Clarity About “Universalism”

Clarity…by Andre Rabe


Distractions can cause us to miss some of the most valuable moments. A slight change in perspective can reveal or hide the beauty in a scene.

We so want people to enjoy the value and beauty of what we have seen. From time to time rumors are stirred, that have caused unnecessary distractions. I recognize that Paul addressed situations in which he was misunderstood and so for the sake of clarity I write the following.

A term that seems to often cause confusion is ‘universalism’. Every now and then we get an email asking question such as: “are you a Universalist” or “do you believe in hell” etc. What follows are the responses we give to those such questions. It is not a defense of, or an attack on the doctrine of universalism, but simply a clarification of what it is, and how it differs from the focus of our message.

Universalism is firstly a doctrine that concerns itself with the future, specifically, the end – an eschatological doctrine. Behind this doctrine are many conversations and argumets that have been going on since Christianity began and as such there are many variations to it. Rob Bell’s book, ’Love wins’ is one of the latest events that has brought the topic into popular awareness. The specific part of Universalism that makes it so controversial is the suggestion that everyone, without exception, will ultimately be reconciled with God.

The message that Mary-Anne and I proclaim is focussed first and foremost, not on the future, but on the success of what Jesus Christ has already achieved. There is a very specific reason for this focus, namely: If we do not understand the success of what Jesus accomplished and the implications of that accomplishment for our present life, for this present moment, then our interpretations of what it means for the future will always be skewed. It is the fact that ’love won’, that has captured our hearts. We are not busy predicting the ultimate reconciliation of all things, we are rejoicing in the reality that “God was in Christ reconciling the world to Himself, not imputing their trespasses to them, and has committed to us the word of reconciliation.” (2 Cor 5:19)

So in conclusion to the question of universalism:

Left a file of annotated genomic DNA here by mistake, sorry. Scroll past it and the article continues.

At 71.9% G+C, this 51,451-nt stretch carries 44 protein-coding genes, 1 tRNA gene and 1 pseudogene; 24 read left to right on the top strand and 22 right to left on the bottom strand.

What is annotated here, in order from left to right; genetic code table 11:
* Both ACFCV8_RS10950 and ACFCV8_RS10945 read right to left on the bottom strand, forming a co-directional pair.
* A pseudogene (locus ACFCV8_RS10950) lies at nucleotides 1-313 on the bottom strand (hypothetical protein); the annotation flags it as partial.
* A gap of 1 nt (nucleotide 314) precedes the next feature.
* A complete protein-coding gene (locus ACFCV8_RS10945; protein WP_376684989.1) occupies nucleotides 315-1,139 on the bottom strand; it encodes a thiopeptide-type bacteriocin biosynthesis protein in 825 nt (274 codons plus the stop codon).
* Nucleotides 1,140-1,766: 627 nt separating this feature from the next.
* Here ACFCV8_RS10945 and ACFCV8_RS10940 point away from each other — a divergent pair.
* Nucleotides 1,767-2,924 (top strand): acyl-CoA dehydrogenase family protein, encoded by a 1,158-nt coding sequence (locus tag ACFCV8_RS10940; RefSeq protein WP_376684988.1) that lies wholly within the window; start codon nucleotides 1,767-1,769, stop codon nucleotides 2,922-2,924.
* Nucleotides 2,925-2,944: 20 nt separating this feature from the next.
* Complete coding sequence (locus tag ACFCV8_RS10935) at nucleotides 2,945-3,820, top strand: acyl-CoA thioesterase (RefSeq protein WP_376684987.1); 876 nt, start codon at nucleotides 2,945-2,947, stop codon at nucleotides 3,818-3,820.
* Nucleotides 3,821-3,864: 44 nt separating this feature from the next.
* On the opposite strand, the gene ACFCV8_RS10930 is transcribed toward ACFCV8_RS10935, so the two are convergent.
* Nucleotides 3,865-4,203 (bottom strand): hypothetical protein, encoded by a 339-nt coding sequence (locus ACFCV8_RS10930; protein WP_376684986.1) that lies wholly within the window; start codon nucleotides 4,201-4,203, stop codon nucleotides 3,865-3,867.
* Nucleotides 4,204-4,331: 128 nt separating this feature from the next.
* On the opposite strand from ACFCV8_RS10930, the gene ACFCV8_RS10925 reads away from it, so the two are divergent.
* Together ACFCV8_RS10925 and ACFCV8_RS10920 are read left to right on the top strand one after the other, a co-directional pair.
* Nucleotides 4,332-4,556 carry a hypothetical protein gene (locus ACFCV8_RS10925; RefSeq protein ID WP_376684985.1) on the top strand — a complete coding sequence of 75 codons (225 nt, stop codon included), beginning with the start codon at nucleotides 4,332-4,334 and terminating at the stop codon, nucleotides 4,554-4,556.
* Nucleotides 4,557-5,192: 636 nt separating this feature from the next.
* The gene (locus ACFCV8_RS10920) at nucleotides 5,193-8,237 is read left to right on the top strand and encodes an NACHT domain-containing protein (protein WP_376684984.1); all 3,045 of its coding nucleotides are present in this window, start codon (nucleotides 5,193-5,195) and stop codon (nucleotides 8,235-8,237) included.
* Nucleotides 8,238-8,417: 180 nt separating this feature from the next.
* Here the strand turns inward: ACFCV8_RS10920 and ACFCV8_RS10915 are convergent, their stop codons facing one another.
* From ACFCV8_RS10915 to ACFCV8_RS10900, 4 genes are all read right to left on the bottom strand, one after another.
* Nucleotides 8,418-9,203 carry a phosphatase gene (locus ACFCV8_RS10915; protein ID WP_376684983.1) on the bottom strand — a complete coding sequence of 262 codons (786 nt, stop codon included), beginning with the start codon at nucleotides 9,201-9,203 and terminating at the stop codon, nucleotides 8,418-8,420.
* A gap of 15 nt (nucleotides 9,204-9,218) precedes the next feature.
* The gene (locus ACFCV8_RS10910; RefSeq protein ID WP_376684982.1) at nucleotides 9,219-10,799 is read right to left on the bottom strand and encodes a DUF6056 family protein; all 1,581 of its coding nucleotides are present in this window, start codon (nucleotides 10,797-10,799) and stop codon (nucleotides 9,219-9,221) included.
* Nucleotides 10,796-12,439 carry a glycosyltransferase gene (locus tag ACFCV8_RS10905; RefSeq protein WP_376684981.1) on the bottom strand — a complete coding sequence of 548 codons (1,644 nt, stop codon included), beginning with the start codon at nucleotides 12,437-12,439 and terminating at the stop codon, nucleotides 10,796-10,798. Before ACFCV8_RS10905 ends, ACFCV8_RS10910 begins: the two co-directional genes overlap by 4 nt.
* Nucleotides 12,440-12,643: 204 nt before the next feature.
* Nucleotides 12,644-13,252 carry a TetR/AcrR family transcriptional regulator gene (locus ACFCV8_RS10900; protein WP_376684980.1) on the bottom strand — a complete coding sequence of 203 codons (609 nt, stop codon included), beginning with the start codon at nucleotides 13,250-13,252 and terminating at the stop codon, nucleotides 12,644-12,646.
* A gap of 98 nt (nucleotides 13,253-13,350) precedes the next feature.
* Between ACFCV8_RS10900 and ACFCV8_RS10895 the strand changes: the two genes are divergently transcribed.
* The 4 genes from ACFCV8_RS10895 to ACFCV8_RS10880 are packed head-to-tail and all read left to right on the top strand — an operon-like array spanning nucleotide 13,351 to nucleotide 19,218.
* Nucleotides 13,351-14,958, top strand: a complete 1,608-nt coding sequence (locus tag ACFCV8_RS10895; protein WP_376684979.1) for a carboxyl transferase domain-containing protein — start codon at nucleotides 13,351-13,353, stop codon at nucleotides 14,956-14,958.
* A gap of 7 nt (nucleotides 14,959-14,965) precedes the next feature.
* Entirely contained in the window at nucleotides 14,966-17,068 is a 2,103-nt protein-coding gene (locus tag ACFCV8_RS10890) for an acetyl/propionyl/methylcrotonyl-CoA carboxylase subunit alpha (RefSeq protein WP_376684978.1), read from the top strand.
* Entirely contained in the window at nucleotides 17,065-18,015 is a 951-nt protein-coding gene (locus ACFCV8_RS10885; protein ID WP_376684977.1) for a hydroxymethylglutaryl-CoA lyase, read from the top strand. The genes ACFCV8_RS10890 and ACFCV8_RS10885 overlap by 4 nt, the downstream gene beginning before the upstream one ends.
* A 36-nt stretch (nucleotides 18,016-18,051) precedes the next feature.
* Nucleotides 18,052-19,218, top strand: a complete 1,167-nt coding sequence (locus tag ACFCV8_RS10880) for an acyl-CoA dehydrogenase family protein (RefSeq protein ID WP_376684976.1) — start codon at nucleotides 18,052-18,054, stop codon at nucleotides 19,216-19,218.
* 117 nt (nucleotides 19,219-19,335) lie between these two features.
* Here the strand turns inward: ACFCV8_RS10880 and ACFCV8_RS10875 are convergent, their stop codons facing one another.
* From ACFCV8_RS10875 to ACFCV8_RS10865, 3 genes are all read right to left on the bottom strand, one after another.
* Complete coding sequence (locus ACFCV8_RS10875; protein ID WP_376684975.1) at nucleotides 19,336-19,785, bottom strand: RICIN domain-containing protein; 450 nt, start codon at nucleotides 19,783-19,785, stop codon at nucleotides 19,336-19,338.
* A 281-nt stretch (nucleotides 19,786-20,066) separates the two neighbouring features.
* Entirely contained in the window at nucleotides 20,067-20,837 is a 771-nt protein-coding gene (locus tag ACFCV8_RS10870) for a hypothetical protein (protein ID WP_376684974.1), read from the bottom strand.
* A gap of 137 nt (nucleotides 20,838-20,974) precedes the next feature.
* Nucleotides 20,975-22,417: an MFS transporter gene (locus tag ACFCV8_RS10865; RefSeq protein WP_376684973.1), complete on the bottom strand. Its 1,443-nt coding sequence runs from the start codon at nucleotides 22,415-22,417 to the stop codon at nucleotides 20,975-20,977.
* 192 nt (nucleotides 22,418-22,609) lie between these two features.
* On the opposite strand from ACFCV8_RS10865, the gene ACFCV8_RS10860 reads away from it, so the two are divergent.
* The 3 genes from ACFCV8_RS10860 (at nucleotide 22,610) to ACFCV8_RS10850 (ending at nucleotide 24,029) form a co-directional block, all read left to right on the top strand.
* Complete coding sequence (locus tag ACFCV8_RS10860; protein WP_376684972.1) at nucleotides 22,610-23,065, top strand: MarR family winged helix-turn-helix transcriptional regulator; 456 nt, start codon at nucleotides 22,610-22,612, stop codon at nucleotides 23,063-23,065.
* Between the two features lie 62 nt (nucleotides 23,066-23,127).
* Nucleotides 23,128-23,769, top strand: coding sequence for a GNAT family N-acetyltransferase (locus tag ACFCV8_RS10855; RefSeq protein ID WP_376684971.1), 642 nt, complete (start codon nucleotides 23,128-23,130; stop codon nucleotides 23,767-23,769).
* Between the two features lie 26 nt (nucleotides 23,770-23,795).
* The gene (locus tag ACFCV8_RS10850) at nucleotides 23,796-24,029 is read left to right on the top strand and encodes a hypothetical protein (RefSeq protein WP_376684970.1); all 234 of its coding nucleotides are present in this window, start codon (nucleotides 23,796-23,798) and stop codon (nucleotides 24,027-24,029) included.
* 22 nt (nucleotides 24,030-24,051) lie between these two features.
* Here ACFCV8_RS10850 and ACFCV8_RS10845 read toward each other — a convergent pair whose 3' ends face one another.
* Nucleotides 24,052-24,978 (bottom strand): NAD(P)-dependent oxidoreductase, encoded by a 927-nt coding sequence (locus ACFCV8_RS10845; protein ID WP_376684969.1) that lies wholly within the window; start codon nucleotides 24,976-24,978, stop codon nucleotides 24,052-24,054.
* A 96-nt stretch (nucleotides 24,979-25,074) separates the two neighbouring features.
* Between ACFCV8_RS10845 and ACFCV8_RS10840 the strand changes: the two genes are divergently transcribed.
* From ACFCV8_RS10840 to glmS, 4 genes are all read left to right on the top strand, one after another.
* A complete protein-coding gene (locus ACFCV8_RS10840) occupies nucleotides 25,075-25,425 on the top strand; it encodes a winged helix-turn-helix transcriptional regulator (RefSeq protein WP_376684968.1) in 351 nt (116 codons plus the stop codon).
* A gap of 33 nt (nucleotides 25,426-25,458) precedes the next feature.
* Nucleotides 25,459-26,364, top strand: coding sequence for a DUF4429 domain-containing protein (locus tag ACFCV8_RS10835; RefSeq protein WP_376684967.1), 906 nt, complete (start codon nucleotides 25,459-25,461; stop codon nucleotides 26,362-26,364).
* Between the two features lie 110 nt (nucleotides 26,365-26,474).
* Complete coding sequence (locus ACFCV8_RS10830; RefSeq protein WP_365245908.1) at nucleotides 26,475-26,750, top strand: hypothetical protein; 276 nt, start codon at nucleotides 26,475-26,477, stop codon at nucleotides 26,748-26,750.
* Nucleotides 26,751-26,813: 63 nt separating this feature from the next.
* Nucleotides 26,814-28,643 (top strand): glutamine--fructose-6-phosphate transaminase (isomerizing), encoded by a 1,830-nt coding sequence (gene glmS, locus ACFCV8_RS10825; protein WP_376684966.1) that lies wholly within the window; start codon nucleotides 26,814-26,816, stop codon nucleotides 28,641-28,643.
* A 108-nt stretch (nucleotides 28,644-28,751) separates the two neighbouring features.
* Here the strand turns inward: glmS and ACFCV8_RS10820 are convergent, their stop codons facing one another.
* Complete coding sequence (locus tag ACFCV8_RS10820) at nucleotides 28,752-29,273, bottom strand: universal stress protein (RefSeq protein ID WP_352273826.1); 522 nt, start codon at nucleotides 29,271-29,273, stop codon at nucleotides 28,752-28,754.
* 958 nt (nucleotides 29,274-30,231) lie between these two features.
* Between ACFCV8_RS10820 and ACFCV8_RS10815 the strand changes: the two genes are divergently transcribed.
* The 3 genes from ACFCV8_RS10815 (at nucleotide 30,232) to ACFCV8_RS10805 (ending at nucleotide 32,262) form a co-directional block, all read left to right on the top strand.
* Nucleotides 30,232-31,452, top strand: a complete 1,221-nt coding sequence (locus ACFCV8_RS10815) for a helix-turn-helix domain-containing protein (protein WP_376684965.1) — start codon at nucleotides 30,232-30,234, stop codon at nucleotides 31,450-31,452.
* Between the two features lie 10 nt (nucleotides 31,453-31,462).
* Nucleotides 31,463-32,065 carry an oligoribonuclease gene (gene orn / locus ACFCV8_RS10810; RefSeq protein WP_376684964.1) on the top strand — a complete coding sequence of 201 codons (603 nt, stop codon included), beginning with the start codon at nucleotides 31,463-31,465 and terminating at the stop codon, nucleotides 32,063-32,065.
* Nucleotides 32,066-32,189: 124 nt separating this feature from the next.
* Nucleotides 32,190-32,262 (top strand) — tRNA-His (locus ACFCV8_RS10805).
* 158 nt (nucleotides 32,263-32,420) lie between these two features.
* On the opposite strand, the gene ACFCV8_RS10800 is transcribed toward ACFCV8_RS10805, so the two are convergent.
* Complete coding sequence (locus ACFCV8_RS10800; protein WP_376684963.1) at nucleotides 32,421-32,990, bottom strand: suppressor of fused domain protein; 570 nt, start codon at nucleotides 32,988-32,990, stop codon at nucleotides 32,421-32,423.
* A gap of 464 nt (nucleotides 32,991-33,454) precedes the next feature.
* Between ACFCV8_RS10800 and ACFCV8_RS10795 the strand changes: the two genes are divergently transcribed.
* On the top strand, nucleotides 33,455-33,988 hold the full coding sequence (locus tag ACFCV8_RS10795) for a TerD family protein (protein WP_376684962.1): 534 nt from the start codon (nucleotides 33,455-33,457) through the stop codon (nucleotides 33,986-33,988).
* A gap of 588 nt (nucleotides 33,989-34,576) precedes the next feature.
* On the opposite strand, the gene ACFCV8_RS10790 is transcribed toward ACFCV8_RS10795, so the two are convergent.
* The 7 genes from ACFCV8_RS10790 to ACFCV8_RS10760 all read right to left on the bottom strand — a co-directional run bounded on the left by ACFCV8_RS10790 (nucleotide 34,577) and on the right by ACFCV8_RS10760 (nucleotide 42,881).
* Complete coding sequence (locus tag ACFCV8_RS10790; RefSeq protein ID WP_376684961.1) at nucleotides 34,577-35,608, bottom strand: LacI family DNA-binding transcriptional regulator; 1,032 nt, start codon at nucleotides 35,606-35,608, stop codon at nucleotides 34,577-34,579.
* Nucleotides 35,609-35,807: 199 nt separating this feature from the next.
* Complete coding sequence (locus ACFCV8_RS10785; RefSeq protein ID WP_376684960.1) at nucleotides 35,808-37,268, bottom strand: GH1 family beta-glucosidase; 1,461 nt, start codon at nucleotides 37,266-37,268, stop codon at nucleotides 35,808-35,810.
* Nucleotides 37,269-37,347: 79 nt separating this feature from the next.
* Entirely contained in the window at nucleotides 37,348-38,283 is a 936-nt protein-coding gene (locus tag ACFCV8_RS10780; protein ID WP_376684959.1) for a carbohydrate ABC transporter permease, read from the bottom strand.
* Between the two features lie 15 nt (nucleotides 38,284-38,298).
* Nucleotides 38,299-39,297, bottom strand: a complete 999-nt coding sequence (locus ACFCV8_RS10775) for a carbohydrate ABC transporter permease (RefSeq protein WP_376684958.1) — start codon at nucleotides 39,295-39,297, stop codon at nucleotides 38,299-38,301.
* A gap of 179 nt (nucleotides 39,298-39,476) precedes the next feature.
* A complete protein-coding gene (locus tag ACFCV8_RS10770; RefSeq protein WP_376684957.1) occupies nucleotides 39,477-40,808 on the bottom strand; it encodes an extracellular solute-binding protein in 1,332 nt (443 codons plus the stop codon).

Universalism is a theory about the future, about the final end-state of all things. Our message … our gospel is the good news of what already happened; it is not the good prediction, but the good news!

A second question that often follows is: “Are you saying it does not matter what people believe?”

This question naturally follows because of our unashamed declaration that Jesus succeeded in his purpose, without your permission and whether you believe it or not. But this does not mean that faith is insignificant.

My wife and I would not subject ourselves to a hectic schedule of traveling the world, finding ourselves in a different location every week, speaking to a new group of people, if we thought that what people believe is not important. To proclaim the gospel in such a way that many believe is our passion. To introduce people to the person of Jesus Christ, the person who believes in them and thereby awaken faith, is what we have dedicated our lives to.

So faith is of eternal significance … but our faith or unbelief does not change the truth. “Will their unbelief make the faithfulness of God without effect? Certainly not!” (Rom 3:3)

In conclusion to the second question:
When man is presented with the reality of what God has done for and with man in Christ Jesus, it does not remove the need for faith, but greatly intensifies it. When we see the reality of God’s opinion of us and how that contrast with the reality of our experience it creates a confrontation: do we want to live in God’s reality or continue in the chaos and deception of our own opinions.

See chapter from the book ‘Imagine’ that explains the relationship between faith and the accomplishment of Jesus: